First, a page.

Meet Charles First Generation College Student- Charles Graham Jr., Kryder Law Group First-Generation College Student Scholarship Recipient
Charles Graham Jr., 31, of Houston, Texas, is the Kryder Law Group First-Generation College Scholarship winner. Mr. Graham is a law student at Thurgood Marshall School of Law, Southern Texas University. His powerful essay illuminates his diligence and the profound commitment needed to become the first person in his family to graduate from college.
His essay weaves a tale of how lessons learned working for his father’s business, Graham Shoe Repair in Houston, helped him achieve academic and personal success.
“The process for shining shoes is simple: clean, polish, and wax. You will not see this job on my resumé,” he wrote. “However, it was the first job I ever had. Through it, I learned many of the values that prepared me for the challenges of being a first-generation college student.”
As a child, he told his father he wanted to take over the family business. His father urged him to find a passion that he loved instead. “You can change the world,’’ his father said.
The second child of Angela and Charles Sr. Graham forged his path, becoming an Eagle Scout and award-winning percussionist. Along the way, he amassed enough accomplishments for several lifetimes.
He graduated with honors from the University of Texas at Austin, with a B.A. in Government & African and African Diaspora Studies. There, he was a TFA Campus Campaign Coordinator and the president of the Student African American Brotherhood.
After graduation, he joined Teach for America, teaching special education and Africana history in Philadelphia. He liked teaching so much that he got a Master of Science in Education, summa cum laude, from the University of Pennsylvania. He then became a Manager of Special Education & 504 Coordinator for YES Prep Public Schools in Houston. He was on his way to becoming a school administrator when he decided to attend law school. His goal is to become a civil rights lawyer.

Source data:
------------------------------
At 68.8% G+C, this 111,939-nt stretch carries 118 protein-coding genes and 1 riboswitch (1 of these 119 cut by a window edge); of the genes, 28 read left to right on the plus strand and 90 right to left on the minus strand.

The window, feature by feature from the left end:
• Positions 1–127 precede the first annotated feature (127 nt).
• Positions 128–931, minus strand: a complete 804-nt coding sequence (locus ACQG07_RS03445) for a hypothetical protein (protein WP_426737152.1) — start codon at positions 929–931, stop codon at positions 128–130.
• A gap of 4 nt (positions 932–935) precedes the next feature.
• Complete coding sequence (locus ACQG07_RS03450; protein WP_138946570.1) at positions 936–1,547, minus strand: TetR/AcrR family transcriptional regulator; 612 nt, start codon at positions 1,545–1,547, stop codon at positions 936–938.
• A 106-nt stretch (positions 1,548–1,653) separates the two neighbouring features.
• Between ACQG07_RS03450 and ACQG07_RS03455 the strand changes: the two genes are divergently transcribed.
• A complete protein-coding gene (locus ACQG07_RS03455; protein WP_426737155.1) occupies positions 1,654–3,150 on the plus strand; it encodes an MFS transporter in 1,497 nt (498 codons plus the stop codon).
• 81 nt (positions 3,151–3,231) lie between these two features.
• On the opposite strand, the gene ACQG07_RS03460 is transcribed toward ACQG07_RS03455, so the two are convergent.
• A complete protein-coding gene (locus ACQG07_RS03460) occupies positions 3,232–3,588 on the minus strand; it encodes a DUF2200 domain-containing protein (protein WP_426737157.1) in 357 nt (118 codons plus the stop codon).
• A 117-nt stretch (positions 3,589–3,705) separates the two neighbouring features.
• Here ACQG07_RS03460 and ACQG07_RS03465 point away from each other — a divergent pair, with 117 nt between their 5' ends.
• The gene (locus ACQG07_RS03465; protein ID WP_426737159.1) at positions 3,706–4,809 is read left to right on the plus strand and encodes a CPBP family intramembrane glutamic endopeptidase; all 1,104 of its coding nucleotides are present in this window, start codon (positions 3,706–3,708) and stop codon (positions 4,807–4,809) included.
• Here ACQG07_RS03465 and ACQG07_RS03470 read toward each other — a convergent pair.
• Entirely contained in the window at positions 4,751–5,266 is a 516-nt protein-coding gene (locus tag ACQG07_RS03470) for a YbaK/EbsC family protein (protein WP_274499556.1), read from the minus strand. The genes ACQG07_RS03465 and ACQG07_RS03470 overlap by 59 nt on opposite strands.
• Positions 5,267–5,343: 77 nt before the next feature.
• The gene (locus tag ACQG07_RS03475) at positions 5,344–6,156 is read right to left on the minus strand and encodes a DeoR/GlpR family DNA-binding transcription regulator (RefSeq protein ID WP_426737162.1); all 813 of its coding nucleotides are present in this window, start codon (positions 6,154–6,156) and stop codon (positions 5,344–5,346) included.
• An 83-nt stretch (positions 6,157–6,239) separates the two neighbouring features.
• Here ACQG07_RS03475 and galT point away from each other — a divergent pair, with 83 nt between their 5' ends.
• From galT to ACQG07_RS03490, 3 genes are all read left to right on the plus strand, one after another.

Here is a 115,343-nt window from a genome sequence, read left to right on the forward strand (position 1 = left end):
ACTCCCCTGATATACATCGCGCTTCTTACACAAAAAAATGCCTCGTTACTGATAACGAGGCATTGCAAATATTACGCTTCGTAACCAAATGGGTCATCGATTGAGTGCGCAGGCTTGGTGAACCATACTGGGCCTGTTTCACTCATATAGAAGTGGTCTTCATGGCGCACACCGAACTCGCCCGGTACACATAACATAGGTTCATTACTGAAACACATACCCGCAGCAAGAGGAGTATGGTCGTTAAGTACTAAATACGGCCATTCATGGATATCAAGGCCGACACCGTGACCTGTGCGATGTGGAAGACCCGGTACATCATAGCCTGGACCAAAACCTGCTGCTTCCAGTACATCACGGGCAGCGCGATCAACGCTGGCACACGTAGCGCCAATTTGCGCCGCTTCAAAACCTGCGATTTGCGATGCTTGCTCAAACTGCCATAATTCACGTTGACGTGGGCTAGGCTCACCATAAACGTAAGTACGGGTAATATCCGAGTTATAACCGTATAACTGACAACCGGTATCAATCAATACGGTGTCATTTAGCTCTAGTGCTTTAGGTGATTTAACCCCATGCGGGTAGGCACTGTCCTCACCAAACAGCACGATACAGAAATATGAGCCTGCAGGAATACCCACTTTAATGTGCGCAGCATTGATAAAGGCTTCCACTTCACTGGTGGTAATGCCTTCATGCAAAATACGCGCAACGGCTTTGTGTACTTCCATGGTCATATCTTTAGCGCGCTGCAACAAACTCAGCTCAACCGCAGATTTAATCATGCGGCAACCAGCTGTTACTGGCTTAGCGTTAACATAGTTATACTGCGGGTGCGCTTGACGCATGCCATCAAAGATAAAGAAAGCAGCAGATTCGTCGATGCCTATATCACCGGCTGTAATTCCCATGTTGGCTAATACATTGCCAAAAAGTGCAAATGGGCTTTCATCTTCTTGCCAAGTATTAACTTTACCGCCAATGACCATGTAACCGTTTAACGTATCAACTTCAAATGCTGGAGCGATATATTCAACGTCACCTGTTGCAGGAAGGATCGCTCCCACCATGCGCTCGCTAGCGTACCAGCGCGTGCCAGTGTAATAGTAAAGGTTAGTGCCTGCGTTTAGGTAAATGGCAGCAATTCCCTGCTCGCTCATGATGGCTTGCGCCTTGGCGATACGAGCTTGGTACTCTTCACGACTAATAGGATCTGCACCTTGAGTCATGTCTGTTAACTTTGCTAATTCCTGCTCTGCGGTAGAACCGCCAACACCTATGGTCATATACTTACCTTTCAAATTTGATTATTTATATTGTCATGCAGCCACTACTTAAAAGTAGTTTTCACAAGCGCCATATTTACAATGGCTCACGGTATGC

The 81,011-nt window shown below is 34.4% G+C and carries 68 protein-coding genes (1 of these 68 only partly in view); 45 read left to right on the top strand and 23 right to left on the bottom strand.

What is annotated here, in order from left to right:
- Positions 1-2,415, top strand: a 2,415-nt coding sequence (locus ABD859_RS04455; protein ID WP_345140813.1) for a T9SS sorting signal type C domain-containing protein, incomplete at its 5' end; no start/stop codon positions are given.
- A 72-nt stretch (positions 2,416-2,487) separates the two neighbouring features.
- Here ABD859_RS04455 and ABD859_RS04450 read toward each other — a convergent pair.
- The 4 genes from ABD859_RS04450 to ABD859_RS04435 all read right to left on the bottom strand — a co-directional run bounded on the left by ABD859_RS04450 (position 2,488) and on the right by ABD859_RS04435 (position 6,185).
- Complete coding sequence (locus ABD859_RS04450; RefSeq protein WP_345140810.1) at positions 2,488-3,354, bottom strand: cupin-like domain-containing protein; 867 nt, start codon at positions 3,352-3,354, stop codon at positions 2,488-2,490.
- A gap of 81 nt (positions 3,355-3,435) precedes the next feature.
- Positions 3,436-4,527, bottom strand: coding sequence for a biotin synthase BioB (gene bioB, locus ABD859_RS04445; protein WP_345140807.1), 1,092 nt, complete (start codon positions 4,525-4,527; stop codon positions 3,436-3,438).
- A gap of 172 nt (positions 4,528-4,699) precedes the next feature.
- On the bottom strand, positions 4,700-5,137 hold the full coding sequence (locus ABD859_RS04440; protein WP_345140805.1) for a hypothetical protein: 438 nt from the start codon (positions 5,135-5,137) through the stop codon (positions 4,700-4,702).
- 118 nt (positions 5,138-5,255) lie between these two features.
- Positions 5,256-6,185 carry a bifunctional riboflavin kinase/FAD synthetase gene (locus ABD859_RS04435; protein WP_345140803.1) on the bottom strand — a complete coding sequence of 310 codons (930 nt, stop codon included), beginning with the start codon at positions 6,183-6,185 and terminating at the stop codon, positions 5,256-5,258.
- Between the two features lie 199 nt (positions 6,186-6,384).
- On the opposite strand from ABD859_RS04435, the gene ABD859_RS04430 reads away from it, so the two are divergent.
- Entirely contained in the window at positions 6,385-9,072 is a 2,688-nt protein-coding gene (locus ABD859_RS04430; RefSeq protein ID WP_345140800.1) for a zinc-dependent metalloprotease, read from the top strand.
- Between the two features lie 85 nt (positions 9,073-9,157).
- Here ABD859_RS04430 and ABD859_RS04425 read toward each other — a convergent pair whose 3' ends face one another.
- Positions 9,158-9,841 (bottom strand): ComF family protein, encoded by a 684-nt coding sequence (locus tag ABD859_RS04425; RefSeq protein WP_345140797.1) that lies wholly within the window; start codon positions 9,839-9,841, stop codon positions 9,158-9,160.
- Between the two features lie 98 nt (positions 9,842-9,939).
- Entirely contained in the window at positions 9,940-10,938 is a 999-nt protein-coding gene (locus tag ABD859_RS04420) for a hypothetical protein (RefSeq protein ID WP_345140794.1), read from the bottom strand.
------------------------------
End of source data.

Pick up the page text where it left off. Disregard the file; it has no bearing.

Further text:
At Thurgood Marshall, he is a writing advisor; class vice president (2019-2020); a content consultant on “The Legal Memorandum: 50 Exercises for Mastery,” (forthcoming 2020)
(with Katherine Vukadin and D’Andra Shu); a member of the Houston Young Lawyers Assn (HYLA).; a 2020 NAMWOLF Scholar; a 2020 Spouses of Houston Barristers Scholar; a 2020 Blask Fellow; a 2020 Assn. of Corporate Counsel Scholar; a 2020 Houston Bar Association Diversity & Inclusion Scholar; a 2020 Just the Beginning Scholar; and a Neal Speedon Moot Court semi-finalist (Spring 2020). All the while, Mr. Graham has maintained a top 10% GPA and appeared on the Dean’s List (2019–20).
His outward initial successes belied the hidden difficulties of a first-generation college student. Mr. Graham wrote that he felt like an imposter arriving on the U-T campus.
“Do I really have what it takes to succeed in college? Did I only get in to meet a diversity quota? Will my peers accept the son of a shoeshine man?” he wrote.
This reaction is not unusual for students whose parents didn’t graduate from college. The First Generation Foundation reports that only 11% of first-generation students graduated from college after six years, in contrast with 55% of students whose parents have college degrees.
Mr. Graham and his wife, Victoria, have two children: Vivian, 5, and Charles III, 10 months. He knows that their children will have a different and easier experience than him, both their parents having post-graduate degrees. But he will also teach them the values his parents instilled in him, values that can be explained through learning how to properly shine a shoe.